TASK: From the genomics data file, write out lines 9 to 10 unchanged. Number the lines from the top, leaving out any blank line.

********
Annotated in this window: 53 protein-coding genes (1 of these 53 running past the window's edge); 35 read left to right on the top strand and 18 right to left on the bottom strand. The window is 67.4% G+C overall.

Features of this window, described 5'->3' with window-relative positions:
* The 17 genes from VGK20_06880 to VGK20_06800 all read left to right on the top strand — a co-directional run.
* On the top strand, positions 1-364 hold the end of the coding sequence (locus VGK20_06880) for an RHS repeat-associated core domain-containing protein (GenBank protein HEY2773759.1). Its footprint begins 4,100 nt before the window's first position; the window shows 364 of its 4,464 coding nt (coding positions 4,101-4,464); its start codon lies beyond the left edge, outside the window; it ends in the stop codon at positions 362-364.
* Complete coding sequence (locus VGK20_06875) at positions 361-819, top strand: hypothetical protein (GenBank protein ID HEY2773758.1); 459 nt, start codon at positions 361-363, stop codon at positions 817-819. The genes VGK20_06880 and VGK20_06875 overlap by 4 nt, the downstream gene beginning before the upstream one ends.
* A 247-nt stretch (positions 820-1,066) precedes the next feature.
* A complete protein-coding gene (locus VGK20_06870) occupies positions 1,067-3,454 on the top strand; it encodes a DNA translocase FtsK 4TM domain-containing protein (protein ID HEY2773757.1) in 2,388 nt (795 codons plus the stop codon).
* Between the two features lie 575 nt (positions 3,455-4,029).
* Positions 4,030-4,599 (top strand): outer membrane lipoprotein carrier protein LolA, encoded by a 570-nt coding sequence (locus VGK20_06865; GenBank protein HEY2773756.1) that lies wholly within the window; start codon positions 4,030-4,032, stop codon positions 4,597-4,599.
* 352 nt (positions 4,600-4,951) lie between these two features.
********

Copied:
* Positions 4,030-4,599 (top strand): outer membrane lipoprotein carrier protein LolA, encoded by a 570-nt coding sequence (locus VGK20_06865; GenBank protein HEY2773756.1) that lies wholly within the window; start codon positions 4,030-4,032, stop codon positions 4,597-4,599.
* 352 nt (positions 4,600-4,951) lie between these two features.